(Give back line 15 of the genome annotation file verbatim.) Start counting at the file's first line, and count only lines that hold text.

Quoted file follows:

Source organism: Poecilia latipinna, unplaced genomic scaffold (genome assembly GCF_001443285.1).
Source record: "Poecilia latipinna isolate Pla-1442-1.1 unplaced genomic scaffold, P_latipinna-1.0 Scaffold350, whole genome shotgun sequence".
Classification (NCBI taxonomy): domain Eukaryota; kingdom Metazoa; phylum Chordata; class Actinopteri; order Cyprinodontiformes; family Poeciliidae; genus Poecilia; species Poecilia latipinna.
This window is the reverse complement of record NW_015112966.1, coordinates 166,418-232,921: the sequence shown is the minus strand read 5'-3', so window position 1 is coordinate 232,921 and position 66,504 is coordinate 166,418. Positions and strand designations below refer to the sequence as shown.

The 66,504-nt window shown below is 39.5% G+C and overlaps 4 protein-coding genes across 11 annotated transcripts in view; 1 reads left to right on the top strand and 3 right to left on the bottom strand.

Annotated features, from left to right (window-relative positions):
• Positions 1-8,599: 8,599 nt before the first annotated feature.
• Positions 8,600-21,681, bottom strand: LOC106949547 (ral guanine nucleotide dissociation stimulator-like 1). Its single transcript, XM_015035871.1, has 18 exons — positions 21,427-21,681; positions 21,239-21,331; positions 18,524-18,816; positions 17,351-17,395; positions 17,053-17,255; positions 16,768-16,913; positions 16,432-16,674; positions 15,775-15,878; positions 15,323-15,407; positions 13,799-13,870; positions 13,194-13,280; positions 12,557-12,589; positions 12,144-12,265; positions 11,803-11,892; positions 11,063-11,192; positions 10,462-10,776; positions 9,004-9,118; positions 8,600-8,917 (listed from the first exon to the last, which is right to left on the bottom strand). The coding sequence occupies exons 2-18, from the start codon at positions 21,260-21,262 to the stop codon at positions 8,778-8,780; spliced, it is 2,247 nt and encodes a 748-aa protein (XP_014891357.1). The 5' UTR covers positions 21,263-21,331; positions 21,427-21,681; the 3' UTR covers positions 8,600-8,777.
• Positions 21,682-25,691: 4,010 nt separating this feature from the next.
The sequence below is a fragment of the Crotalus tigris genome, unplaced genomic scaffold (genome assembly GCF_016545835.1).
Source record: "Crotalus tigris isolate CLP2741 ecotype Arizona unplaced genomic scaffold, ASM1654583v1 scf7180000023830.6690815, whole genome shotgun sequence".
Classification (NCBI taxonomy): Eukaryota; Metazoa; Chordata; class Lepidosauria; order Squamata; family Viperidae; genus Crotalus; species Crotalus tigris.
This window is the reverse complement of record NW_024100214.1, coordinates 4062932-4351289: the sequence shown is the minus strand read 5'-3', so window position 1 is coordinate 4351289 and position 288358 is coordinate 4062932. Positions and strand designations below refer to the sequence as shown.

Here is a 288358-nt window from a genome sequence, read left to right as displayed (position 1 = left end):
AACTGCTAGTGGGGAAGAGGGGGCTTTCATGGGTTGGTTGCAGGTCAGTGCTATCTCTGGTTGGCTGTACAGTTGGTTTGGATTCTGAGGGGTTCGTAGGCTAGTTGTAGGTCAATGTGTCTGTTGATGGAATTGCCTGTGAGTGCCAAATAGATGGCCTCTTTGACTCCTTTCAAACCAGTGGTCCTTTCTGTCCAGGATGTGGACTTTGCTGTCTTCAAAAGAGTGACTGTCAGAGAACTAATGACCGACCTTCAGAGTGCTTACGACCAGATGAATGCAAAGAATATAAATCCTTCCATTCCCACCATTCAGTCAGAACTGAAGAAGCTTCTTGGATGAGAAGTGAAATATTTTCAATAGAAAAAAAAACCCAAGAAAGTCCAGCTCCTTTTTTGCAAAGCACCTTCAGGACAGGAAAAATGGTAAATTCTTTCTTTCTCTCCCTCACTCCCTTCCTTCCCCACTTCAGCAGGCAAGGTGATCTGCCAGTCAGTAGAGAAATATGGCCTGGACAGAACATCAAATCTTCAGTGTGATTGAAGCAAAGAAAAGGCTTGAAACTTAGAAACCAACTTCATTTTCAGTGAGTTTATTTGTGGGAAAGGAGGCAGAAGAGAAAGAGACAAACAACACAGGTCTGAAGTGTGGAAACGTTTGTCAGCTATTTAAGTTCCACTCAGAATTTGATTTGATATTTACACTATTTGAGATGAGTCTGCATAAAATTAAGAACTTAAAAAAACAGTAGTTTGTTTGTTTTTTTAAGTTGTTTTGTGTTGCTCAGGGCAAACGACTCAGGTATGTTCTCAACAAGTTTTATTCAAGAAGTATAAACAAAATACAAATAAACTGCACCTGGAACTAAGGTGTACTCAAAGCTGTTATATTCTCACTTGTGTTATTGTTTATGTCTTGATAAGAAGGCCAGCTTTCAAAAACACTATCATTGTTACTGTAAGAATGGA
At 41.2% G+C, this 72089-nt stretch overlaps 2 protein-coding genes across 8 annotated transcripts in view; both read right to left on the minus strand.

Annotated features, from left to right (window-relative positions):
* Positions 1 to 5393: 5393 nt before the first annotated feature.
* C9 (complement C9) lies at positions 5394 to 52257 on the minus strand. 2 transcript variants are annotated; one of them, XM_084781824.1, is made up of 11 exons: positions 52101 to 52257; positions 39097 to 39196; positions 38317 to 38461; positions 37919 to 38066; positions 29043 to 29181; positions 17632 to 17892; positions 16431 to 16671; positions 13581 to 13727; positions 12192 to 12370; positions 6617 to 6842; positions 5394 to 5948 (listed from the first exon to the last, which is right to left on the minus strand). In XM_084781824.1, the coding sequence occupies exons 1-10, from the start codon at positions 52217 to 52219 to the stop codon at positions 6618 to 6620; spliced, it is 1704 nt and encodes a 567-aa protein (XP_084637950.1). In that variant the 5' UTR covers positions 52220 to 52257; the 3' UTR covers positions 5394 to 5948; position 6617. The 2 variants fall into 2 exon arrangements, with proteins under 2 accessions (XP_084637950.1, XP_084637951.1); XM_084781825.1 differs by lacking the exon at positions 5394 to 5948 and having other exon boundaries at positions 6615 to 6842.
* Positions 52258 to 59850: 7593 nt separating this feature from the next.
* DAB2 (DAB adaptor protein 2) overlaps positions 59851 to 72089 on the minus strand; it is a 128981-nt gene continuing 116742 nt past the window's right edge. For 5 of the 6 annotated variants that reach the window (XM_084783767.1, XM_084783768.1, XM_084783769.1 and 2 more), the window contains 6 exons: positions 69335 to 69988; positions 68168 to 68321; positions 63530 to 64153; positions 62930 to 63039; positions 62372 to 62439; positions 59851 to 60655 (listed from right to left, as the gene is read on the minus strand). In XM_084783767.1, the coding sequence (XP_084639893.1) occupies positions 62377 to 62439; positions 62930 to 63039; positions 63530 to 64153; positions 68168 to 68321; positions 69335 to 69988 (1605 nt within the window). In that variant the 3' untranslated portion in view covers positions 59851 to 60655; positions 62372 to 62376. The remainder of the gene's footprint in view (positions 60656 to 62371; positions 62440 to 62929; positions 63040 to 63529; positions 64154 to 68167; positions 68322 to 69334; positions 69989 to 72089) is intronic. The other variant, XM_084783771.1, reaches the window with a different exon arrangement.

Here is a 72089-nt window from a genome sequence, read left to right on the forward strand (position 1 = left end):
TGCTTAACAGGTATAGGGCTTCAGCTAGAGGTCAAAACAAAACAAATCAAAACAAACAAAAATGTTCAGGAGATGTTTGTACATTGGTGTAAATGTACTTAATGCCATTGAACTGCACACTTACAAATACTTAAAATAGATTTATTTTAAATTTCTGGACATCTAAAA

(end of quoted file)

AACTGCTAGTGGGGAAGAGGGGGCTTTCATGGGTTGGTTGCAGGTCAGTGCTATCTCTGGTTGGCTGTACAGTTGGTTTGGATTCTGAGGGGTTCGTAGGCTAGTTGTAGGTCAATGTGTCTGTTGATGGAATTGCCTGTGAGTGCCAAATAGATGGCCTCTTTGACTCCTTTCAAACCAGTGGTCCTTTCTGTCCAGGATGTGGACTTTGCTGTCTTCAAAAGAGTGACTGTCAGAGAACTAATGACCGACCTTCAGAGTGCTTACGACCAGATGAATGCAAAGAATATAAATCCTTCCATTCCCACCATTCAGTCAGAACTGAAGAAGCTTCTTGGATGAGAAGTGAAATATTTTCAATAGAAAAAAAAACCCAAGAAAGTCCAGCTCCTTTTTTGCAAAGCACCTTCAGGACAGGAAAAATGGTAAATTCTTTCTTTCTCTCCCTCACTCCCTTCCTTCCCCACTTCAGCAGGCAAGGTGATCTGCCAGTCAGTAGAGAAATATGGCCTGGACAGAACATCAAATCTTCAGTGTGATTGAAGCAAAGAAAAGGCTTGAAACTTAGAAACCAACTTCATTTTCAGTGAGTTTATTTGTGGGAAAGGAGGCAGAAGAGAAAGAGACAAACAACACAGGTCTGAAGTGTGGAAACGTTTGTCAGCTATTTAAGTTCCACTCAGAATTTGATTTGATATTTACACTATTTGAGATGAGTCTGCATAAAATTAAGAACTTAAAAAAACAGTAGTTTGTTTGTTTTTTTAAGTTGTTTTGTGTTGCTCAGGGCAAACGACTCAGGTATGTTCTCAACAAGTTTTATTCAAGAAGTATAAACAAAATACAAATAAACTGCACCTGGAACTAAGGTGTACTCAAAGCTGTTATATTCTCACTTGTGTTATTGTTTATGTCTTGATAAGAAGGCCAGCTTTCAAAAACACTATCATTGTTACTGTAAGAATGGA